Investing.com - U.S. stock futures were steady on Wednesday, as concerns over the outcome of Greece’s political turmoil continued to weigh, while investors eyed the minutes of the Federal Reserve’s latest policy meeting followed by U.S. economic reports.
Ahead of the open, the Dow Jones Industrial Average futures pointed to a loss of 0.01%, S&P 500 futures signaled a 0.02% fall, while the Nasdaq 100 futures indicated 0.06% rise.
Speculation that Greece could be forced out of the euro zone mounted after Greek political leaders said Tuesday they failed to reach an agreement to form a government, following a May 6 election which left no party with a clear majority.
Greek politicians were to meet later Wednesday to appoint a caretaker government to lead the country until fresh elections can be held in June.
Mining stocks were expected to be active after BHP Billiton said it expects commodity markets to cool further and that investors have lost confidence in the longer-term health of the global economy, sending shares down 2.16% in pre-market trade.
General Electric saw shares add 0.22% in late trading, on the other hand, on reports it is buying two mining equipment firms, Australia's Industrea for USD700 million as well as a privately held U.S. company, as it seeks to boost its presence in a USD61 billion industry, according to a Reuters report.
In the financial sector, JPMorgan was likely to remain in the spotlight after announcing a USD2 billion loss last week. On Tuesday, the FBI said it had opened an inquiry, stepping up pressure on the bank after key U.S. agencies said they were looking into high-risk trades that first drew regulators' attention last month.
JPMorgan shares surged 1.57% in pre-market trade.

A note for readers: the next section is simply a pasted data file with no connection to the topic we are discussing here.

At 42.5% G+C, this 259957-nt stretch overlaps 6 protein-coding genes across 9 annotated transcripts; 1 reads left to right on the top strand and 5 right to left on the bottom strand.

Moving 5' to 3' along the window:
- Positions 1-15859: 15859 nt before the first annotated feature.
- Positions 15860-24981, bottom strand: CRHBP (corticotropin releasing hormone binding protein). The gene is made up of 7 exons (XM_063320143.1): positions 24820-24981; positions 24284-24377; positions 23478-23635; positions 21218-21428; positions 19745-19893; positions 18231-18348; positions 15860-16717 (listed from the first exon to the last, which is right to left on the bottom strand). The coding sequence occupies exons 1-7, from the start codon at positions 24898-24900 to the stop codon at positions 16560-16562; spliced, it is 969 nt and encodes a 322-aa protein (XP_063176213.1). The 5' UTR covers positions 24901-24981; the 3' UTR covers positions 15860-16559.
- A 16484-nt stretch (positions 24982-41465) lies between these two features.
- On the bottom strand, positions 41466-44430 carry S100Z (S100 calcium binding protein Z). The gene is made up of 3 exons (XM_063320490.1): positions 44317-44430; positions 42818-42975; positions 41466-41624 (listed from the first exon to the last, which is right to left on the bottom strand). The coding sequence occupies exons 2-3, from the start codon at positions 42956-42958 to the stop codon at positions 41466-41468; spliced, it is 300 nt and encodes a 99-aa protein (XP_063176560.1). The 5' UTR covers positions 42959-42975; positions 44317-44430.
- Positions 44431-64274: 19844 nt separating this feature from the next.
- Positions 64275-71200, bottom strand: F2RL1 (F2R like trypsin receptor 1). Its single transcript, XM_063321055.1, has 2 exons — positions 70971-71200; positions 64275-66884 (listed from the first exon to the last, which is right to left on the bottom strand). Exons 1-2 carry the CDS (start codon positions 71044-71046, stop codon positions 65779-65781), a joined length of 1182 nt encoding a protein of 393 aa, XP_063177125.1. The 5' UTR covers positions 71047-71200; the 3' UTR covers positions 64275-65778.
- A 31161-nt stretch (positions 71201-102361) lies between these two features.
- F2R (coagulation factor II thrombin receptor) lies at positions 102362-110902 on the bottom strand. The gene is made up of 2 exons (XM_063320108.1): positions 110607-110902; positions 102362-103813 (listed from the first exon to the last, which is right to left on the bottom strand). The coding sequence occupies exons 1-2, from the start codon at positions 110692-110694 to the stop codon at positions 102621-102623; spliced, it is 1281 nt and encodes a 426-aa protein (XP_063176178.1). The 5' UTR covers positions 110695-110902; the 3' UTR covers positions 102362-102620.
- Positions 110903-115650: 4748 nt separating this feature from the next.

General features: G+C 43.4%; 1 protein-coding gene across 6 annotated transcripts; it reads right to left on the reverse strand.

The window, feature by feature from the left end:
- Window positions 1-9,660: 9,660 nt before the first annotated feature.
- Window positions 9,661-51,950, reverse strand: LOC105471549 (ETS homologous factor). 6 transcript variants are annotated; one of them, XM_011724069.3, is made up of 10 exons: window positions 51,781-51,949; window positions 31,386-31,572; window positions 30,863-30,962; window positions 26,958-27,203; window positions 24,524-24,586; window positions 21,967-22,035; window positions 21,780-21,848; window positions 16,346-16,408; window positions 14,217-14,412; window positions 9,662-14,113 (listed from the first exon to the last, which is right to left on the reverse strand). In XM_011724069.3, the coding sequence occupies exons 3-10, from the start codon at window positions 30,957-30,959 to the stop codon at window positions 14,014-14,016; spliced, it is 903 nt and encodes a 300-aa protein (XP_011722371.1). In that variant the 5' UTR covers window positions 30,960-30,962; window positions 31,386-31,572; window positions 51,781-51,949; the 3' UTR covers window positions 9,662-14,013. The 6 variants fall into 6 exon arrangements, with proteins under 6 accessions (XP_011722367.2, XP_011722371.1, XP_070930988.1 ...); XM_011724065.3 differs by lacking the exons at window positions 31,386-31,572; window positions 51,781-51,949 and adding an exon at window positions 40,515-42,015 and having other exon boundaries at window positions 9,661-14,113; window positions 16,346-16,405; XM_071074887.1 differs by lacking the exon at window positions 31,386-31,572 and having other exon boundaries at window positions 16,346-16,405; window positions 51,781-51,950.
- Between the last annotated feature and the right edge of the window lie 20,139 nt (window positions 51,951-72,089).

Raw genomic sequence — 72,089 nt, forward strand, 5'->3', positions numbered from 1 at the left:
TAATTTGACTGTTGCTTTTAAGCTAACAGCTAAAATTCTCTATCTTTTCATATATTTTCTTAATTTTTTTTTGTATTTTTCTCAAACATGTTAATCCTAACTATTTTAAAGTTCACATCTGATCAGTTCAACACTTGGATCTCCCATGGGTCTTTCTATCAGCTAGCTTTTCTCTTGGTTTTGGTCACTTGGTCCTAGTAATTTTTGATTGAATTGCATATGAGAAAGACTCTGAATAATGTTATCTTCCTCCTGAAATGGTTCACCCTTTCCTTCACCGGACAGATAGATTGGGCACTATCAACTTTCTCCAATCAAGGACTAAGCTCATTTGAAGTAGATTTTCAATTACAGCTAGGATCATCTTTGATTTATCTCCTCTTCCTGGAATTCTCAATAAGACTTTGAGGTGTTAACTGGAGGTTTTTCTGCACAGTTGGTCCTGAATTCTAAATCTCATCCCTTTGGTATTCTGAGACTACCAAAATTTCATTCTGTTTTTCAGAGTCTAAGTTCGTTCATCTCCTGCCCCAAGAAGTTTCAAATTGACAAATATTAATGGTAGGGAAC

Retailers were also slated to move, as J.C. Penney shares dove 12.15% in after hour trade after posting a steeper-than-expected drop in first quarter sales late on Tuesday.
Meanwhile, investors continued to eye Facebook, following reports the company is set to increase the size of its initial public offering by 25% and possibly raise as much as USD16 billion, as strong investor demand for a share of the social network giant seemed to overshadow debates about the company's long-term money-making potential.
The news came as General Motors said it plans to stop advertising on Facebook, stating that the ads have little impact on consumers.
Other stocks in focus included farm equipment maker Deere, Victoria's Secret parent Limited Brands, office supply chain Staples and retail giant Target, all due to report earnings later in the day.
Across the Atlantic, European stock markets were mixed. The EURO STOXX 50 fell 0.15%, France’s CAC 40 climbed 0.33%, Germany's DAX declined 0.83%, while Britain's FTSE 100 dropped 0.90%.
During the Asian trading session, Hong Kong's Hang Seng Index plunged 3.1%, while markets in Japan’s Nikkei 225 Index dropped 1.2%.
Later in the day, the U.S. was to produce official data on building permits and housing starts, followed by reports on the capacity utilization rate and industrial production. In addition, the Federal Reserve was to publish the minutes of its most recent policy meeting.